No, because I believe that we have a comprehensive trade agreement with the EU, and we are working out and ironing out the problems. We have been very successful in doing that, particularly for the fishing industry. We also have before us huge opportunities: not just the trade deals with Australia, New Zealand and others, but the comprehensive and progressive agreement for trans-Pacific partnership, which will cover almost half the world’s trade and will provide a huge opportunity for Scotland’s food and drink industry.

Does my right hon. Friend agree that it would be ideal if the new First Minister put as much focus on the powers that the Scottish Government already have as on retained EU law? Was he as disappointed as I was to find that, once again, the Scottish Government were unable to take over the devolved powers on welfare that they were given in 2016, and that it now seems that those powers will not come into place until 2026—10 years after the Scotland Act 2016?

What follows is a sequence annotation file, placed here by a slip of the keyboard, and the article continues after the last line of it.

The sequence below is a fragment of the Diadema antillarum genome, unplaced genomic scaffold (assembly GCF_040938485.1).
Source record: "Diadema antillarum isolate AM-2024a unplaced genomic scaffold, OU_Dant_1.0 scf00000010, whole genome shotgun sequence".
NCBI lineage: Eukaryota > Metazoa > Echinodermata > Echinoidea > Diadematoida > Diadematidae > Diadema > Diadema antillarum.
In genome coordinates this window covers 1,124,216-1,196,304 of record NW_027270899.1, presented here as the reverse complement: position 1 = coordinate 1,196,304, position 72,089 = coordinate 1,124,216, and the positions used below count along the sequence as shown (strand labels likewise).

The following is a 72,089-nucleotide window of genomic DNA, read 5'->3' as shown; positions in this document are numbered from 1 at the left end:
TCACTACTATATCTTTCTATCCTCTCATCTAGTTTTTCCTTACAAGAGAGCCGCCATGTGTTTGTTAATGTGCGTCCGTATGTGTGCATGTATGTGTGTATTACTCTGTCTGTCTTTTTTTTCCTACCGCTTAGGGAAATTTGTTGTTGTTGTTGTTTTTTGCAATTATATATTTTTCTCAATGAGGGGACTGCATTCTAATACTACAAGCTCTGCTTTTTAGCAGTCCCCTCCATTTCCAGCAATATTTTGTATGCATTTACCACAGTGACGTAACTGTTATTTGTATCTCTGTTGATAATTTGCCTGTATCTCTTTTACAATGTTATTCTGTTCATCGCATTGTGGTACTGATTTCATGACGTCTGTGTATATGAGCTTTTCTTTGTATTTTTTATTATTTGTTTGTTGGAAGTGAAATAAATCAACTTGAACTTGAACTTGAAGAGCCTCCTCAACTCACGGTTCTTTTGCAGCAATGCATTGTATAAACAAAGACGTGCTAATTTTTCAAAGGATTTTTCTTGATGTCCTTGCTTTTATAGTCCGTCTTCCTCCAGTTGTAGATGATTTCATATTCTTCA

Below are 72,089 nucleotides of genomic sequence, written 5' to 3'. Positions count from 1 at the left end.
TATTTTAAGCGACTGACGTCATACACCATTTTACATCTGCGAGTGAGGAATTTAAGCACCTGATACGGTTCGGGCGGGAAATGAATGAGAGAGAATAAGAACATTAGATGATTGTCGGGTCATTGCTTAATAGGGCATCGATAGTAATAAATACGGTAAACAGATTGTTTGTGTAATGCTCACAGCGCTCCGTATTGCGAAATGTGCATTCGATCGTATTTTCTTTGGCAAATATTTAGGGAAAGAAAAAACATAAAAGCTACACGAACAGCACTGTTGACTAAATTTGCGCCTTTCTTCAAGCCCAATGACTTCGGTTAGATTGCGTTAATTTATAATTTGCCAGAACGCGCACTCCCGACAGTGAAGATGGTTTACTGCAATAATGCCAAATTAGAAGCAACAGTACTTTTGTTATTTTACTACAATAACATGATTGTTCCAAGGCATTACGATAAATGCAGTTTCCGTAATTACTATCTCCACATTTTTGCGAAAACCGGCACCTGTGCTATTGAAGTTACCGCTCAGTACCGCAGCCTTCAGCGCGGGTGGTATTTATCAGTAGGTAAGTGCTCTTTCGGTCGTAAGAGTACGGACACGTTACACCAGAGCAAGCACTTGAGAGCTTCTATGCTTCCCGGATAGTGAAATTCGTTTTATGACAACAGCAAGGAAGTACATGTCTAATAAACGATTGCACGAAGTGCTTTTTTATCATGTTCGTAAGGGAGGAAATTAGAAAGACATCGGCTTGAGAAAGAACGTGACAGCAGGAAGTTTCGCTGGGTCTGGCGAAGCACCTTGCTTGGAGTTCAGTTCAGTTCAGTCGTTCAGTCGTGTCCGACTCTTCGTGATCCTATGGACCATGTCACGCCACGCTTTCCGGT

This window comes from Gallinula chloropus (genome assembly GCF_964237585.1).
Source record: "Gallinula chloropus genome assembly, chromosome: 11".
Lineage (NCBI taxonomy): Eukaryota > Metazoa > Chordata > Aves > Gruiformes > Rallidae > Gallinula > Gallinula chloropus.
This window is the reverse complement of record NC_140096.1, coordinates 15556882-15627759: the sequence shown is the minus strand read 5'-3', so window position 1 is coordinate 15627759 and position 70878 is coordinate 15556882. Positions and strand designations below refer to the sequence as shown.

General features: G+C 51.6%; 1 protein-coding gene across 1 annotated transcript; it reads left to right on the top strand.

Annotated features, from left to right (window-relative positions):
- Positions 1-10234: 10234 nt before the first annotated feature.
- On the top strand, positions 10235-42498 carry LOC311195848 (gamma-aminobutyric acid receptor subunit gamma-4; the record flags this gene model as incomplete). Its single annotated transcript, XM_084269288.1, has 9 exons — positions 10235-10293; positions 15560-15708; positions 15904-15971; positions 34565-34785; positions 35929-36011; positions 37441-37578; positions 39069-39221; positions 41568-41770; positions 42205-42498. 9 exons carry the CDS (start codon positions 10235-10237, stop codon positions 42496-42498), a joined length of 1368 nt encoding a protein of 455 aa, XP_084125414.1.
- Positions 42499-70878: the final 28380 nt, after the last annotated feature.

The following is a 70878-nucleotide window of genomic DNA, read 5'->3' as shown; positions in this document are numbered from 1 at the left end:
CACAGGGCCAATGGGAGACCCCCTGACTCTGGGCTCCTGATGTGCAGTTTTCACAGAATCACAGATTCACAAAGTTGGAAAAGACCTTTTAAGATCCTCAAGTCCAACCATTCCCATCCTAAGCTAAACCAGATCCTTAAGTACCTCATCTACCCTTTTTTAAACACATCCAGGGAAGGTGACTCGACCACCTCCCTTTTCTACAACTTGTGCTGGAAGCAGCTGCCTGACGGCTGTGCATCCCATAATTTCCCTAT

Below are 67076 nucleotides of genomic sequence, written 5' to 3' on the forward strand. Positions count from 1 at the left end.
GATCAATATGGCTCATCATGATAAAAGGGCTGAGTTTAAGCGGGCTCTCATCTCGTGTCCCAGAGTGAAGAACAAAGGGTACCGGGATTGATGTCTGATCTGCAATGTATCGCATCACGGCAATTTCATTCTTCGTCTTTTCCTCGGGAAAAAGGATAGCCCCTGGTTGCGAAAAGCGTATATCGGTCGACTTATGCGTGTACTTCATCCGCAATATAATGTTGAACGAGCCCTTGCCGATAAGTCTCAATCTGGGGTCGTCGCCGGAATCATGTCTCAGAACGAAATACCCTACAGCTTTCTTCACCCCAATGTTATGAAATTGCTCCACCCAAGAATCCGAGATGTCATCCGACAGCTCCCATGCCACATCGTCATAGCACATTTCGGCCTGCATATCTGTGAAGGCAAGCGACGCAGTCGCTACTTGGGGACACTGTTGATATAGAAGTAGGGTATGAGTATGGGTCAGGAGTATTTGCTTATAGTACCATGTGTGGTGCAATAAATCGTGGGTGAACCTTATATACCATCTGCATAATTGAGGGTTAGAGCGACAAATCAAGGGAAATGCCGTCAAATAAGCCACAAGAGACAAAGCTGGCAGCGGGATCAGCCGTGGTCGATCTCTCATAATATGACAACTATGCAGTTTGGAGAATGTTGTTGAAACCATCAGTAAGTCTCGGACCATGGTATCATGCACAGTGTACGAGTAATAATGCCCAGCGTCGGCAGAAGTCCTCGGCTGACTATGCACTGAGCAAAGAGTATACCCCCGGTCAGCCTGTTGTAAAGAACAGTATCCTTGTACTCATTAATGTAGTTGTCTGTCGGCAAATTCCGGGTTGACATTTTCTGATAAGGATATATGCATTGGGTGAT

My right hon. Friend is absolutely right, and I know that he was in the Scotland Office when those powers were devolved in 2016. Some of them will not come into operation until 2026. That is because, while we want to work with the Scottish Government—we are working with them—and we hope we will deliver those programmes at the Scottish Government’s pace, the pace could be moved up if they spent more time focusing on the day job and less time on their obsession with separation.

The Department for Environment, Food and Rural Affairs alone has identified more than 1,700 pieces of retained EU law, with the majority in devolved areas such as agriculture, forestry and fishing. What happens if the Scottish Government want to maintain some of the EU standards that the Secretary of State’s party wants to ditch? Does he think it would be right for UK Ministers to change regulations in devolved matters without consent? How does that respect devolution?